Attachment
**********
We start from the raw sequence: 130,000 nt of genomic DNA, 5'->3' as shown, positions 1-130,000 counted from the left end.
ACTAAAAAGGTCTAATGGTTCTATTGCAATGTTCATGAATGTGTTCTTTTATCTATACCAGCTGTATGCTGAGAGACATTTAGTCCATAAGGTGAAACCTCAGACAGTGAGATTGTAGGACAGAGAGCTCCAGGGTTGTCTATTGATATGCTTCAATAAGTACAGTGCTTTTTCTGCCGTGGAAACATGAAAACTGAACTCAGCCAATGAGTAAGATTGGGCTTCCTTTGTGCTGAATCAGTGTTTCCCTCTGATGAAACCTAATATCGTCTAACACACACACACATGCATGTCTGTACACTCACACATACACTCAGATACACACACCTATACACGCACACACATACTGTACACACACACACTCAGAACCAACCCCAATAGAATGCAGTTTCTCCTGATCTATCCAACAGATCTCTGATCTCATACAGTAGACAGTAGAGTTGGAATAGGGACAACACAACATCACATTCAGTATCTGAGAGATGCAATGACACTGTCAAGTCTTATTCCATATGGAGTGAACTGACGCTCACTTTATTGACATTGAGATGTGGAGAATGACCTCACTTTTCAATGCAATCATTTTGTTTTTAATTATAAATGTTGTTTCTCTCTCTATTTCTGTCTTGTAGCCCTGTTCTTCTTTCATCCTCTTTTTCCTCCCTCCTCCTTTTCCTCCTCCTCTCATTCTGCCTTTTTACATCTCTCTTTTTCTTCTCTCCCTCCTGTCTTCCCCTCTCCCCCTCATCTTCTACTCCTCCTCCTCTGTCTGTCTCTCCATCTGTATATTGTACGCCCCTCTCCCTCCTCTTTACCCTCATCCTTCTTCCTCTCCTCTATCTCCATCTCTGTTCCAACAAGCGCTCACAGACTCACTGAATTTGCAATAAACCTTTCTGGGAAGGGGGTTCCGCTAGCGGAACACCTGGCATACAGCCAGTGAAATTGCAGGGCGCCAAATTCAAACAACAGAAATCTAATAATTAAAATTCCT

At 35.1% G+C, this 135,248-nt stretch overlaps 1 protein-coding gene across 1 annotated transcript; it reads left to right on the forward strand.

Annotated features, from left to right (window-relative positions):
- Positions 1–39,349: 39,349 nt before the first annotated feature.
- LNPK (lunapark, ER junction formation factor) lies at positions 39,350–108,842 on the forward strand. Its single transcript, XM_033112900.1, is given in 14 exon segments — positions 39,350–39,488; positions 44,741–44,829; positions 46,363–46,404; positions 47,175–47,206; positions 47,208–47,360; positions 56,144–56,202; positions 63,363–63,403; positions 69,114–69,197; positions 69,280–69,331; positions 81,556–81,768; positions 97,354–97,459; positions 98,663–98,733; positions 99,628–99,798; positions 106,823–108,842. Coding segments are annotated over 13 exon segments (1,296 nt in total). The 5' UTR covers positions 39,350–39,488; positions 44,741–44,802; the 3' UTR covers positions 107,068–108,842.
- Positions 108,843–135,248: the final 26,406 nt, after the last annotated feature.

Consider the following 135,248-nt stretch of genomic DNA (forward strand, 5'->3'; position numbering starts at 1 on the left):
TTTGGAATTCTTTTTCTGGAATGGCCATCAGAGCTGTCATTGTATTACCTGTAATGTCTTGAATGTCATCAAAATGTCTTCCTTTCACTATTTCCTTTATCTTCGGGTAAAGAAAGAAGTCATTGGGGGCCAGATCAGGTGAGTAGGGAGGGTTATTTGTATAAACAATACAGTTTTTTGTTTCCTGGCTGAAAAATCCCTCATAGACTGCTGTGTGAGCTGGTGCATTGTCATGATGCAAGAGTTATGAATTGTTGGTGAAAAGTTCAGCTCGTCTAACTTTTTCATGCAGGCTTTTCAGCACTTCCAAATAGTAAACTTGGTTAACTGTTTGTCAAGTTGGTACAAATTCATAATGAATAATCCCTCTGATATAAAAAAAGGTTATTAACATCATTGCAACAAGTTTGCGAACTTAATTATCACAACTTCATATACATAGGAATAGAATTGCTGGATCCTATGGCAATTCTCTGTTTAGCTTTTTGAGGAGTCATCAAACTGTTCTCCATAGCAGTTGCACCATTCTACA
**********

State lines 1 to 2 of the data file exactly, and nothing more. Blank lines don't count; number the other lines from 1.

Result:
We start from the raw sequence: 130,000 nt of genomic DNA, 5'->3' as shown, positions 1-130,000 counted from the left end.
ACTAAAAAGGTCTAATGGTTCTATTGCAATGTTCATGAATGTGTTCTTTTATCTATACCAGCTGTATGCTGAGAGACATTTAGTCCATAAGGTGAAACCTCAGACAGTGAGATTGTAGGACAGAGAGCTCCAGGGTTGTCTATTGATATGCTTCAATAAGTACAGTGCTTTTTCTGCCGTGGAAACATGAAAACTGAACTCAGCCAATGAGTAAGATTGGGCTTCCTTTGTGCTGAATCAGTGTTTCCCTCTGATGAAACCTAATATCGTCTAACACACACACACATGCATGTCTGTACACTCACACATACACTCAGATACACACACCTATACACGCACACACATACTGTACACACACACACTCAGAACCAACCCCAATAGAATGCAGTTTCTCCTGATCTATCCAACAGATCTCTGATCTCATACAGTAGACAGTAGAGTTGGAATAGGGACAACACAACATCACATTCAGTATCTGAGAGATGCAATGACACTGTCAAGTCTTATTCCATATGGAGTGAACTGACGCTCACTTTATTGACATTGAGATGTGGAGAATGACCTCACTTTTCAATGCAATCATTTTGTTTTTAATTATAAATGTTGTTTCTCTCTCTATTTCTGTCTTGTAGCCCTGTTCTTCTTTCATCCTCTTTTTCCTCCCTCCTCCTTTTCCTCCTCCTCTCATTCTGCCTTTTTACATCTCTCTTTTTCTTCTCTCCCTCCTGTCTTCCCCTCTCCCCCTCATCTTCTACTCCTCCTCCTCTGTCTGTCTCTCCATCTGTATATTGTACGCCCCTCTCCCTCCTCTTTACCCTCATCCTTCTTCCTCTCCTCTATCTCCATCTCTGTTCCAACAAGCGCTCACAGACTCACTGAATTTGCAATAAACCTTTCTGGGAAGGGGGTTCCGCTAGCGGAACACCTGGCATACAGCCAGTGAAATTGCAGGGCGCCAAATTCAAACAACAGAAATCTAATAATTAAAATTCCT